A recent study, ‘Entrepreneurial India’, by IBM Institute for Business Value and Oxford Economics revealed that 90 per cent of Indian start-ups die out within the first five years. And, the most common reason cited in the report is the lack of technological innovation. Of the venture capitalists surveyed, 77 per cent believe that a sizable chunk of home-grown start-ups emulate successful global ideas and fail to come up with unique business models. But, when we deeper into the matter, it’s evident that start-ups in India don’t get the funding support they require to innovate. Even though India has the third-largest number of incubators in the world, they make start-ups undergo a very competitive application process. As a result, many companies find themselves with no support, failing to run a sustainable business, let alone come up with innovative products/services. Moreover, the Indian government’s investment in R&D is a measly 0.7 per cent of GDP, and most of it goes into sectors like space, defence and energy. This explains why the country has not been able to produce meta-level start-ups like Amazon, Google or Facebook. Other reasons for failure include lack of skilled workforce and mentorship programmes, and poor business ethics. Therefore, the country is still playing catch up with its Western counterparts. Notwithstanding the substantial progress, India has made in the past decade, it is still in infancy when compared to Silicon Valley.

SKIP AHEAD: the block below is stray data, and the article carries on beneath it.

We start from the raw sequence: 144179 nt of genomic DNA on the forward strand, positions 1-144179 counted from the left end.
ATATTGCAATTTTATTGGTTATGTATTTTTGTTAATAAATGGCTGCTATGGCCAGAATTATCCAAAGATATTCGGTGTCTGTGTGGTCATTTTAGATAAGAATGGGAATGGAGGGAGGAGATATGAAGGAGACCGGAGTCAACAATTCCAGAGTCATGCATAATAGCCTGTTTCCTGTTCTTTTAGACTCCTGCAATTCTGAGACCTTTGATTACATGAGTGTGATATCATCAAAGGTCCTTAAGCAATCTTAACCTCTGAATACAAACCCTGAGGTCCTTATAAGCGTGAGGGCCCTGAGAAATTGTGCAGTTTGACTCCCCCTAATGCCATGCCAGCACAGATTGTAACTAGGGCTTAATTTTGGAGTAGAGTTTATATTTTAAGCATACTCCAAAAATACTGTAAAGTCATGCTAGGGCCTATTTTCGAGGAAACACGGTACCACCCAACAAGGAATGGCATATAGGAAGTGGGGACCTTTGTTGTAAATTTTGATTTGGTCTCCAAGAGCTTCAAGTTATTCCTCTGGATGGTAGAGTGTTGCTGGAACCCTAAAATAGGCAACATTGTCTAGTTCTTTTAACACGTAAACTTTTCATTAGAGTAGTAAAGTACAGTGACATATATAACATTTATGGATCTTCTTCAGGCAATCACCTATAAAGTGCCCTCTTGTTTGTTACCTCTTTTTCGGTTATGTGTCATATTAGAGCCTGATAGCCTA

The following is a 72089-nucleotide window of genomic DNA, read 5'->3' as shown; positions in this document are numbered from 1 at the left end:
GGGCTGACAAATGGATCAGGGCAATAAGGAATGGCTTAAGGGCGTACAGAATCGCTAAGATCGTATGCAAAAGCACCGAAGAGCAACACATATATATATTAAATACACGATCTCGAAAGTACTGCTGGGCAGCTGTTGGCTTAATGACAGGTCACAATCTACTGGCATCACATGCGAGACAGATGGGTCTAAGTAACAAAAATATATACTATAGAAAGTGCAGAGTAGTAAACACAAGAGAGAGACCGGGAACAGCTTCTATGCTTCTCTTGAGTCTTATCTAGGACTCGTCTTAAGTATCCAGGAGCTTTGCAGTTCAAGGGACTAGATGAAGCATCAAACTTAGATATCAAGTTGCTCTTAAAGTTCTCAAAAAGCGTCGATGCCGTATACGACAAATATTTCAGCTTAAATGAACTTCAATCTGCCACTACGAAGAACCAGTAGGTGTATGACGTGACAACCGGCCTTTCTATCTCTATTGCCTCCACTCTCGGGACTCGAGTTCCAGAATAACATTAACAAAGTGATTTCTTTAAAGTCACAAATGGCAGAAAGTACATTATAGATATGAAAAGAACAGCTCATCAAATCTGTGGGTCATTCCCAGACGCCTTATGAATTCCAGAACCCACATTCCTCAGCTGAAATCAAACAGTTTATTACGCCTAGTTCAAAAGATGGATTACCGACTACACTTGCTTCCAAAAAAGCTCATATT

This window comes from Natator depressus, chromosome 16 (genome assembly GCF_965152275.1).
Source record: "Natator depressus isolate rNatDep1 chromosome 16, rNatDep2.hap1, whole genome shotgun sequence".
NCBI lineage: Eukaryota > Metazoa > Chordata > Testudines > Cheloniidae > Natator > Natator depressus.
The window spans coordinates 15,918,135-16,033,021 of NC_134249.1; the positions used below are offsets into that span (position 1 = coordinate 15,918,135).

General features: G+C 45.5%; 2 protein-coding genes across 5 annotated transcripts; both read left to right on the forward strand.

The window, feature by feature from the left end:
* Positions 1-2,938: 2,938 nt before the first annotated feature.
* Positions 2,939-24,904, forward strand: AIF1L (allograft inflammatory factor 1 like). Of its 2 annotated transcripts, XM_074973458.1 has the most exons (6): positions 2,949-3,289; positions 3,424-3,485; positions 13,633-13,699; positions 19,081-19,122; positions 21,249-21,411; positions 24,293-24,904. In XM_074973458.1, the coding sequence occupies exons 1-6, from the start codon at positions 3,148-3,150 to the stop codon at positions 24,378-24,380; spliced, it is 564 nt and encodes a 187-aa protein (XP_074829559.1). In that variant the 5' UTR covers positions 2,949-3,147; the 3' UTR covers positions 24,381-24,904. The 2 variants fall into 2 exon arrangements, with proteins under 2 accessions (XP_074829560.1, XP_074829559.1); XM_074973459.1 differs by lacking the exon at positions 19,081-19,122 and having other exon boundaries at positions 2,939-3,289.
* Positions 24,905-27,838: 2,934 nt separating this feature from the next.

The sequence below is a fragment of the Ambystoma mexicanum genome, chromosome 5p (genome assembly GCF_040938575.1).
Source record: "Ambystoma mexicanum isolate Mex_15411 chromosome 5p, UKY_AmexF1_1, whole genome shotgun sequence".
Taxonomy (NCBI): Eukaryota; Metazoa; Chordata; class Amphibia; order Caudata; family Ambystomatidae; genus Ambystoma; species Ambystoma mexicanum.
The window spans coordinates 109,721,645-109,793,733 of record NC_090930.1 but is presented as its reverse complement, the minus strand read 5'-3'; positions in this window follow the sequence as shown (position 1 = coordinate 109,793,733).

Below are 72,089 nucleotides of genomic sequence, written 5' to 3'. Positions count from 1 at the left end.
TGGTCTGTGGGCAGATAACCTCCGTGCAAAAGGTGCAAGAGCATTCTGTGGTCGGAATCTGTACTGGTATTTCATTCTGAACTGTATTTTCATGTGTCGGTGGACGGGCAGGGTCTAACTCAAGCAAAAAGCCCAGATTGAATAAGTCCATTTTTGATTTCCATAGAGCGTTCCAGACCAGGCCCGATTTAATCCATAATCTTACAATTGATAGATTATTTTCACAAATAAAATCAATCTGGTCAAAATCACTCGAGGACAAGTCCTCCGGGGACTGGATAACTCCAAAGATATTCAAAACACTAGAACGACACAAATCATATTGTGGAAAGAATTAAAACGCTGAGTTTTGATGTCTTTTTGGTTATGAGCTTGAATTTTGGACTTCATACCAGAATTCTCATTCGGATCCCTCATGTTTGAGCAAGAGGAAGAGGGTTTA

Breaking the barriers: One initiative at a time

To address this multitude of challenges plaguing the country’s start-up domain, the Government of India has been making relentless efforts over the years. In 2014, Prime Minister Narendra Modi even decided to dedicate an entire ministry (Ministry Of Skill Development and Entrepreneurship) towards the development of new businesses. Moreover, India has witnessed the launch of various schemes, incubator programs and workshops across its states in recent times. Aimed at strengthening the very foundation of the Indian start-up ecosystem, these initiatives have benefited a number of small and medium enterprises.